After you’ve finished assembling the pieces of your DIY campfire drill, check it over for sharp edges that could potentially scrape or cut you.
4. Swedish or Finnish Torch
One of the coolest looking DIY campfire grills is a fire in a log. Hailing from the snowy climes of Finland and Sweden, all you need for this smart grill alternative is an ax (or chainsaw) and a log.
If you have a 3’ log, stand it on one end and cut 2 crossing notches 1’ deep into one end. This will take some effort so take your time creating these notches. The depth of these cuts determines how well oxygen circulates in your log and how quickly the tinder ignites the log’s inside.
Sprinkle tinder into the notches and light, adding twigs and kindling as you go. Let the log burn down as you would charcoal or other incendiaries before cooking on it. You can put a grill or a cast iron pan over the log to cook.
The great thing about this procedure is that, after you’re done cooking on it, you can let the log burn down in your firepit, providing warmth, light, and entertainment for hours.
5. Create a Tripod
Another genius way of cooking your food over a campfire is to rig a tripod up and over the central part to hang pots, a Dutch oven, a coffee pot, a grate, or even a trussed prime rib. Here are the materials you’ll need to create a tripod.
- 3 pieces of ½“conduit pipe at least 4’ long (some hardware stores can cut it to size for you)
- 2 S-hooks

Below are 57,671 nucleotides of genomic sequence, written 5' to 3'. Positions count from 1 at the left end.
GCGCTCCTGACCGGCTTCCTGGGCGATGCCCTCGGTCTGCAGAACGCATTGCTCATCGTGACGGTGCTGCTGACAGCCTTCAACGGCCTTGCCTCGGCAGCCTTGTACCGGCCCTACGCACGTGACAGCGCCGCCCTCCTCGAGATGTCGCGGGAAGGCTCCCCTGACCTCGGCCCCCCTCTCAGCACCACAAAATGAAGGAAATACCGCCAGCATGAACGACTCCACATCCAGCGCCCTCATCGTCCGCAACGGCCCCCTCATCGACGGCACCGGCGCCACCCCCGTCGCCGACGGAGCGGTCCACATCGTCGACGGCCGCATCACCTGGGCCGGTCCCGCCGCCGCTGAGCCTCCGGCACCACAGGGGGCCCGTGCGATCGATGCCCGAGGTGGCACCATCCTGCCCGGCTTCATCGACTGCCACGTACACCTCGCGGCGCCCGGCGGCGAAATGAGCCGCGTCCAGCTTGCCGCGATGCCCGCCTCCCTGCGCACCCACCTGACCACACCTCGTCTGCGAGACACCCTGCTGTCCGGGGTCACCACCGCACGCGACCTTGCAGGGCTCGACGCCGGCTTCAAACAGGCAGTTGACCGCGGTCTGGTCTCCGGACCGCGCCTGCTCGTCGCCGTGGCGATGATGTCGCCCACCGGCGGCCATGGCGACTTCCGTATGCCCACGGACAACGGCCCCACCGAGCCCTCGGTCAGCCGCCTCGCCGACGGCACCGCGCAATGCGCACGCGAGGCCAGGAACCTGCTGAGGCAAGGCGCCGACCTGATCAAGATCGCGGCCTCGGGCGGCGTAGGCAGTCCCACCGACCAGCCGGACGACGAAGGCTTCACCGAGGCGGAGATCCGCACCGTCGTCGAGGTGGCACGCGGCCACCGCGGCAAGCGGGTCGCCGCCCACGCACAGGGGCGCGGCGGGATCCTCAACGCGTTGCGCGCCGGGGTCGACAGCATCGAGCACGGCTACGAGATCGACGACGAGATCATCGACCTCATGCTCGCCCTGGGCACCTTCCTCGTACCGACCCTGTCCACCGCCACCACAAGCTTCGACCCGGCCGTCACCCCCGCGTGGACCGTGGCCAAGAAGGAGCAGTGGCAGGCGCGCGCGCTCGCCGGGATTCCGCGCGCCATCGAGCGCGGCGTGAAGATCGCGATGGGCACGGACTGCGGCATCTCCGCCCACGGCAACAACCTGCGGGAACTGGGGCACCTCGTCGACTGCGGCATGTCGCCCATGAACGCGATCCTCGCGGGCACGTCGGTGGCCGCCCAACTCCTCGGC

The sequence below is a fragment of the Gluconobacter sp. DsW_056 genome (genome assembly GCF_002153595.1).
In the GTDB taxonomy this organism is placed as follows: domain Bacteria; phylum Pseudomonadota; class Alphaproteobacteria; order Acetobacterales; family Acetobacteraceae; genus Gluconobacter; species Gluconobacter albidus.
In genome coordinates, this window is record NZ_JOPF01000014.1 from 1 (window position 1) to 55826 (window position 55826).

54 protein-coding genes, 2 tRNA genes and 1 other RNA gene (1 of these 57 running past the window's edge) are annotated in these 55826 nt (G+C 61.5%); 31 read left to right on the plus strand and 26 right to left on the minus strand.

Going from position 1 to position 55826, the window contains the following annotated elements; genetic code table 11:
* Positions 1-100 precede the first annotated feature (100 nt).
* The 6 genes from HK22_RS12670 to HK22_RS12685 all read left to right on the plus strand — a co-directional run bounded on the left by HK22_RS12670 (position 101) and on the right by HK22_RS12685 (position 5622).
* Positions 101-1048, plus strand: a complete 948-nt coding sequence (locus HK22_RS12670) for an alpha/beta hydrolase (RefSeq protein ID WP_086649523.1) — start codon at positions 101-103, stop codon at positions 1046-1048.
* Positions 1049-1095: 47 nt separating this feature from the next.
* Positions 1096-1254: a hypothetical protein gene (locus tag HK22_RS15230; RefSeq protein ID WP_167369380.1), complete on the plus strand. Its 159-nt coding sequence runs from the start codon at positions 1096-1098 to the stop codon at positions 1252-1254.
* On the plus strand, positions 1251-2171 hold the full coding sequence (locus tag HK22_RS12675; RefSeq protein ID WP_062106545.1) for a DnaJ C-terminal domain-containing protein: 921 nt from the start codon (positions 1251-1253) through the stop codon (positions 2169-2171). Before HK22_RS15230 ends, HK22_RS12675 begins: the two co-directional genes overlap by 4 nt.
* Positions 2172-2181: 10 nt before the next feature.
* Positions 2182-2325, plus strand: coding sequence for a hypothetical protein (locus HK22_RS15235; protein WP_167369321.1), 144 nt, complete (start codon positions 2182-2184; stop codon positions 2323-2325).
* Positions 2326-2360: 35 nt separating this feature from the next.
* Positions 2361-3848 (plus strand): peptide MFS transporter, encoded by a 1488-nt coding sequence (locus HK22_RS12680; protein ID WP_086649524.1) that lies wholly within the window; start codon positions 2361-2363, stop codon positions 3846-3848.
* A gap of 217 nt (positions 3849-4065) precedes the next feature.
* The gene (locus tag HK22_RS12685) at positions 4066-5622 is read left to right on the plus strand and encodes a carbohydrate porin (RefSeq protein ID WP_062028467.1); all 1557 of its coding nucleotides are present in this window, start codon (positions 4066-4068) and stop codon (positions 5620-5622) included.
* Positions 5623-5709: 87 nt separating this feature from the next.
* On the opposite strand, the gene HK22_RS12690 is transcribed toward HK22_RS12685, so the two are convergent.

- 3 eye bolts
- 4’ chains with wire links (not the heavy-duty kind)
- Hammer, hacksaw, wire cutter, and pliers
Step 1: Open eye bolt and assemble
Taking one of the eye bolts (not a heavy-duty one), open the eye-end up with pliers. Fit the other eye bolts through the open one, followed by the end of the wire chain, and hammer the eye closed again to secure them all together.
Step 2: Put pipes on eye bolts
Slip the ends of the eye bolts into the pipes and stand them equidistant from one another so that they all stand together. Attach an S-hook at the top and use the pliers to close it, as this hook helps you adjust how close or far your food is from the fire.
Step 3: Measure the chain
To make sure that the chain is the correct length, measure it so that, at its longest, the pot sits on the ground. Cut the chain, attach another S-hook, and you’re ready to cook over your campfire.
The chain’s length (and your food’s proximity to the heat) is adjustable using the S-hook. The tripod is a great DIY campfire tool because it lets you hang items like grates for grilling or kettles to make your morning coffee.
The Final Say
It’s up to you whether you want to grill your food ultra-rustically with a Swedish torch, make yourself a brand-new camp kitchen implement like the double-sided grill, or provide many cooking methods in one with a DIY tripod. There are countless ways to practically and affordably augment your camp kitchen.
The watchword in campfire cooking is vigilance; don’t take your eyes off of your grilling food for long because items need to be turned often. You have to let the wood burn down as well, so you get consistent heat to cook your food all at the same rate.
However, you do it, cooking under the stars in a device you rigged yourself is incalculably satisfying and rewarding. And the results are delectable.
So what to do now that you’re armed with the knowledge of making your own campfire grill? You can look into our design suggestions for DIY portable fire pits or maybe our DIY fire pit grill grate guide.